[grafická úprava, sazba, předtisková příprava]

280 stran

Aleš Zářický, Michaela Závodná (edd.):

This publication has been published by Ostravská univerzita
[University of Ostrava], Dvořákova 7, 701 03 Ostrava,
Czech Republic
Translated by: Graeme Dibble, Christopher Hopkinson,
Justyna Karoń, Sean Mark Miller, Paul Sinclair
Printed by: OPTYS, spol. s. r. o., U Sušárny 301,
747 56 Dolní Životice, Czech Republic
First edition, Ostrava, 2015
ISBN 978-80-7464-751-2



This publication presents the results of research carried out by members of the Centre for Economic and Social History at the Faculty of Arts, University of Ostrava, and by colleagues from other workplaces in the Czech Republic and abroad. The opening papers explore the concept of the region in a broad perspective, situating it within contemporary discussions of historical continuity and discontinuity. This approach is particularly apparent in the contribution by Jiří Štaif, who addresses issues related to current social and/or cultural history. Štaif views the Lands of the Bohemian Crown as a form of playground, a ‘laboratory’ for humanity throughout the whole of the ‘long’ 19th century. He also considers the question of whether social history is suffi ciently mature to borrow from other social sciences the concept of symbolic centres— the space within which modern society is formed. In this respect he assesses the work of Czech historiographers who have studied 19thcentury social history over the past three decades, highlighting their attempts to integrate an economic approach to modernization with a culturally oriented approach to social history, emphasizing not only collaborative but also confl ict-based models of human relationships. Only in this way is it possible to determine in what conditions the space for social change was formed. This is closely connected with the necessity to explore the concept of social crises—particularly the process of accumulation of social confl icts which radicalized certain strata of society and thus dynamized interpersonal relationships within the above-mentioned concept of society as a ‘playground’. These general topics are exemplifi ed in a more specifi c way in the study by Lukáš Fasora, focusing on the issue of Kulturkampf. This is viewed as nan expression of cultural modernization involving the confl ict between the Catholic camp and the ‘progressive’ camp in the Bohemian Crown Lands during the 19th and 20th centuries. Within this framework, the author sets out to analyze the relation between centre and periphery. The study shows that on the regional level, Kulturkampf—viewed as a way of creating a better society—naturally ran up against the tough struggle discredited it in the eyes of society; it brought a destabilization of cultural structures which at the time were replaceable only with great diffi culty. Kulturkampf thus represented an exceptionally fl exible tool of modernization, with highly uncertain and risky consequences for anybody who became involved in it.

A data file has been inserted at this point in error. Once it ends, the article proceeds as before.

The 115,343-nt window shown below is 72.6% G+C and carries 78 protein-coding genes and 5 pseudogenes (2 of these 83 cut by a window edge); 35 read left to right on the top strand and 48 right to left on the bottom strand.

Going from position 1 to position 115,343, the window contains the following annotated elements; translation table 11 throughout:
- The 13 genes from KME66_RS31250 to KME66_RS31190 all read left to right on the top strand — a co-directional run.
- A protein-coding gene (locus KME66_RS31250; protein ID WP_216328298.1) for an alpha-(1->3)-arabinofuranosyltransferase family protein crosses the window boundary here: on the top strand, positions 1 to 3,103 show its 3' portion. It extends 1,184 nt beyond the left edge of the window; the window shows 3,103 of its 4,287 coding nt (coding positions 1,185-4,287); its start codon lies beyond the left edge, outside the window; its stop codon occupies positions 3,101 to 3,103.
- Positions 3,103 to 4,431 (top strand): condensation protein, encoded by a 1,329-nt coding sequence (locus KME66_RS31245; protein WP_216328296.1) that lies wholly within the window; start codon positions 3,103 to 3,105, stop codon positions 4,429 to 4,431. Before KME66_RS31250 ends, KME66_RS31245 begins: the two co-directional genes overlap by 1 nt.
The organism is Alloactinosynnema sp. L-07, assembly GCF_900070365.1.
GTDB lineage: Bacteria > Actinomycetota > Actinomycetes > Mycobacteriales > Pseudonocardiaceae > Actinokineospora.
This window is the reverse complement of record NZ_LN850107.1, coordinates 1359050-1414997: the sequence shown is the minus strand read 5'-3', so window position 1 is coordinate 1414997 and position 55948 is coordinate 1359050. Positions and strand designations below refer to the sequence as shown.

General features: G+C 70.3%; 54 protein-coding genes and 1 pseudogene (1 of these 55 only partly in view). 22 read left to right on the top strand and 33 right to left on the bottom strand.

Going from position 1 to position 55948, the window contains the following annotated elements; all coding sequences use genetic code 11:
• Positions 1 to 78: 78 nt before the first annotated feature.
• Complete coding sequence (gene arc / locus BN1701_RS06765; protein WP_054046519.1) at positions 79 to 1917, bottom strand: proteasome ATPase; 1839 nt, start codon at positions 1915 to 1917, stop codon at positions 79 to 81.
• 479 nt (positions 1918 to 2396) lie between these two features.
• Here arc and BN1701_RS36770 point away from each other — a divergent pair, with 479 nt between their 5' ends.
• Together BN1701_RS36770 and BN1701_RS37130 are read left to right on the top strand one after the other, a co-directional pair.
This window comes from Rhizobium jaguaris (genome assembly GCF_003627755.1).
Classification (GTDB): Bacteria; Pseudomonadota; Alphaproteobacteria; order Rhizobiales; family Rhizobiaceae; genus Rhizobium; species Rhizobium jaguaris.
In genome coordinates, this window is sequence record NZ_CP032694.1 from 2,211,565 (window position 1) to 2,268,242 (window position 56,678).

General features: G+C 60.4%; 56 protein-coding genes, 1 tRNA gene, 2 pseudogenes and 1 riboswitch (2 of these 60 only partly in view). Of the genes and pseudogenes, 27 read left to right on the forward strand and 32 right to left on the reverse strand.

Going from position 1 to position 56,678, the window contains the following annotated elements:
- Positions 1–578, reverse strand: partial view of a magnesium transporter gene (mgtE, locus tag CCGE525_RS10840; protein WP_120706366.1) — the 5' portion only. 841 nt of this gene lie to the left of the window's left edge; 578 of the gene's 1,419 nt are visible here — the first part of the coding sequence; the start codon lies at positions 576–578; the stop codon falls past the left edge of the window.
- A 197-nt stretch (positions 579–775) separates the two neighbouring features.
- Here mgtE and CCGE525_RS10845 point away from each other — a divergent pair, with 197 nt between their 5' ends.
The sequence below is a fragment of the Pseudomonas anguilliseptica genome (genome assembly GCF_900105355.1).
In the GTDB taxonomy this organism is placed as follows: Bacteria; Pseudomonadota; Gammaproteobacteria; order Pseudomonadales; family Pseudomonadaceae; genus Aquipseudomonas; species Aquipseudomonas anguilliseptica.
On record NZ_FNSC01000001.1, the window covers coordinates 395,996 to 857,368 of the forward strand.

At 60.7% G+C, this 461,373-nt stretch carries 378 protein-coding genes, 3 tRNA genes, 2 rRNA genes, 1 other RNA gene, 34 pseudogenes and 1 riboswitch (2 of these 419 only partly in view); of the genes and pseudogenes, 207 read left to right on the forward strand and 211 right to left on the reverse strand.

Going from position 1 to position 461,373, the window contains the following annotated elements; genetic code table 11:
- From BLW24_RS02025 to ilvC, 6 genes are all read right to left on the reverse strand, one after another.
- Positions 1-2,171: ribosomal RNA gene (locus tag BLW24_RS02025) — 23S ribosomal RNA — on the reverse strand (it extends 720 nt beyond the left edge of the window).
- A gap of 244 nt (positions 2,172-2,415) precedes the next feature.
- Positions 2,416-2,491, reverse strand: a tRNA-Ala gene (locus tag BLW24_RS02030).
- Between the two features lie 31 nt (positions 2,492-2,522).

The region can, however, be viewed not only through the perspective of cultural and social history, but also as a place of close interconnections in the economic sphere. As Antonie Doležalová points out, it is essential to distinguish between two concepts: the region as a space within in which research is conducted, and the concept of the region as the actual subject of the research. The second concept has now been taken up by Czech economic historiography thanks to the interest of professional historians. Research focusing on the region and regionalism (primarily from the economic perspective) was one of the specifi c challenges which faced historians already before 1989— above all in connection with research into the history of the working classes. However, the change of regime enabled historians to expand their perspective beyond this narrow focus. The study of the region is currently approached from an interdisciplinary perspective as well as from a multi-thematic perspective, as Milan Myška’s paper points out. Myška presents the historical process of modernization using the example of one region—Austrian Silesia—which acted as a ‘laboratory’ for the Habsburg Monarchy. However, he also points out a number of pitfalls associated with this type of research; as he emphasizes in connection with ongoing research into issues of modernization, regions are not discovered, but rather defi ned.